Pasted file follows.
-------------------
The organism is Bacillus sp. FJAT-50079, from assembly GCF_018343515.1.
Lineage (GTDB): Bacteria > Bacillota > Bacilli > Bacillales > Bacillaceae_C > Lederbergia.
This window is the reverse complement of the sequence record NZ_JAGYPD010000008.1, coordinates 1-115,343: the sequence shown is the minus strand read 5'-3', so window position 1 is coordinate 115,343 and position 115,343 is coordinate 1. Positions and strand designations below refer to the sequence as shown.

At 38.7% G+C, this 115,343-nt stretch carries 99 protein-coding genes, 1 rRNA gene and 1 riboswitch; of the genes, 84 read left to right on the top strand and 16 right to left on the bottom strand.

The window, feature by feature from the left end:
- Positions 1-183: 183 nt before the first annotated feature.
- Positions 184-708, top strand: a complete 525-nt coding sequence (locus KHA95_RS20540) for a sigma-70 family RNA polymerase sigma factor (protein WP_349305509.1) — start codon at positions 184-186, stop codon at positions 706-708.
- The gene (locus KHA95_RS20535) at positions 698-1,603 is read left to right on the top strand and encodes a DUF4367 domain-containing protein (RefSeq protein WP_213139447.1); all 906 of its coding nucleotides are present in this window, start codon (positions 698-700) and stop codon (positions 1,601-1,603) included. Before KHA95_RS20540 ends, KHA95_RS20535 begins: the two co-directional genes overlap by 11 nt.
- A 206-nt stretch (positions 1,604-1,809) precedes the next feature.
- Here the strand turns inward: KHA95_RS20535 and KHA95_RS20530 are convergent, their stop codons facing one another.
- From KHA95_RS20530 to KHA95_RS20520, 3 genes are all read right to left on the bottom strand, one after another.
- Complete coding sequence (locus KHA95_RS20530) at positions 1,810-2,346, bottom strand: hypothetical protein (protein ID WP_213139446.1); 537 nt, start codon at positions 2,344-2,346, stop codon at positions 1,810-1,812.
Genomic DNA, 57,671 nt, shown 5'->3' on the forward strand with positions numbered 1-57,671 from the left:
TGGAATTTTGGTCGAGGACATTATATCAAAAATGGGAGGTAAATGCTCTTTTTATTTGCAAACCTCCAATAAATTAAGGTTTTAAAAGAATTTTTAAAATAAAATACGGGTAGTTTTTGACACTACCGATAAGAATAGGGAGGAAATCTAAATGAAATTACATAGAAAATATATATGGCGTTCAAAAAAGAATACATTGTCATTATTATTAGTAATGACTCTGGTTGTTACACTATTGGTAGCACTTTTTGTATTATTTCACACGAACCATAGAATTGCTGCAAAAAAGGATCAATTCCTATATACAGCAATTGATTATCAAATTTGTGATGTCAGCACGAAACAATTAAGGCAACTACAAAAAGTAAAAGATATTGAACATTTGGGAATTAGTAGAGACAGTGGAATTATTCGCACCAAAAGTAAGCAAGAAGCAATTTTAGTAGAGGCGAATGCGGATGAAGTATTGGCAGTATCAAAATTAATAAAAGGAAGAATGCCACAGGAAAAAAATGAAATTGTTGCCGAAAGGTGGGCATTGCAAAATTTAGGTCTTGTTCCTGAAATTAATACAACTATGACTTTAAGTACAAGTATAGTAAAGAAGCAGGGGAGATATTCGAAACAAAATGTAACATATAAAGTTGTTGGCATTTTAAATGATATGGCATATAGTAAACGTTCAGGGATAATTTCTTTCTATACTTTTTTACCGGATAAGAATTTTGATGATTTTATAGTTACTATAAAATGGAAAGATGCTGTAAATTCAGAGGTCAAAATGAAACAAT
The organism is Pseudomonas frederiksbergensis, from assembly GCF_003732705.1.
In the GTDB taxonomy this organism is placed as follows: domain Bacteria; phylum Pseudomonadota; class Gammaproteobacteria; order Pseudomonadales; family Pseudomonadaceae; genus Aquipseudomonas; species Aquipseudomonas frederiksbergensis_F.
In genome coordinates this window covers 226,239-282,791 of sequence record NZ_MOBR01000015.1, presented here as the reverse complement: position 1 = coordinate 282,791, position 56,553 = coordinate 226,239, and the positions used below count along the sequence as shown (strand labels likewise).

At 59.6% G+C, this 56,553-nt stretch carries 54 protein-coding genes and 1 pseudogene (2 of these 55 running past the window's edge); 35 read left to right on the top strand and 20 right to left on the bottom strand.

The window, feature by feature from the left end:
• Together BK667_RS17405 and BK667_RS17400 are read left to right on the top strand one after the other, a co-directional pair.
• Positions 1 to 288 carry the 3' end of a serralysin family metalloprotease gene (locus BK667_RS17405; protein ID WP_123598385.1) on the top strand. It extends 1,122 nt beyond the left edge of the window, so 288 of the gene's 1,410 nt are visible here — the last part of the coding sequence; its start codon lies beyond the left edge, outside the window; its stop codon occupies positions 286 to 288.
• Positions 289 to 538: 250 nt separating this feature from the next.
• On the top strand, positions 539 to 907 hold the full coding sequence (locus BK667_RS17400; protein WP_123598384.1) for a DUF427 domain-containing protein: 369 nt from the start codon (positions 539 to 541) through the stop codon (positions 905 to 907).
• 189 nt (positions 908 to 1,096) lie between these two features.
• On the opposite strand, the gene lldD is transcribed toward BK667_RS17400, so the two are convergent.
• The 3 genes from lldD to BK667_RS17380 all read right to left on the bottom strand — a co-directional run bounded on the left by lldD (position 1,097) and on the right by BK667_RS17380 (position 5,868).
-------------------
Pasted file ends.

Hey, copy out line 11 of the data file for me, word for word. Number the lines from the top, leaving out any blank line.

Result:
- From KHA95_RS20530 to KHA95_RS20520, 3 genes are all read right to left on the bottom strand, one after another.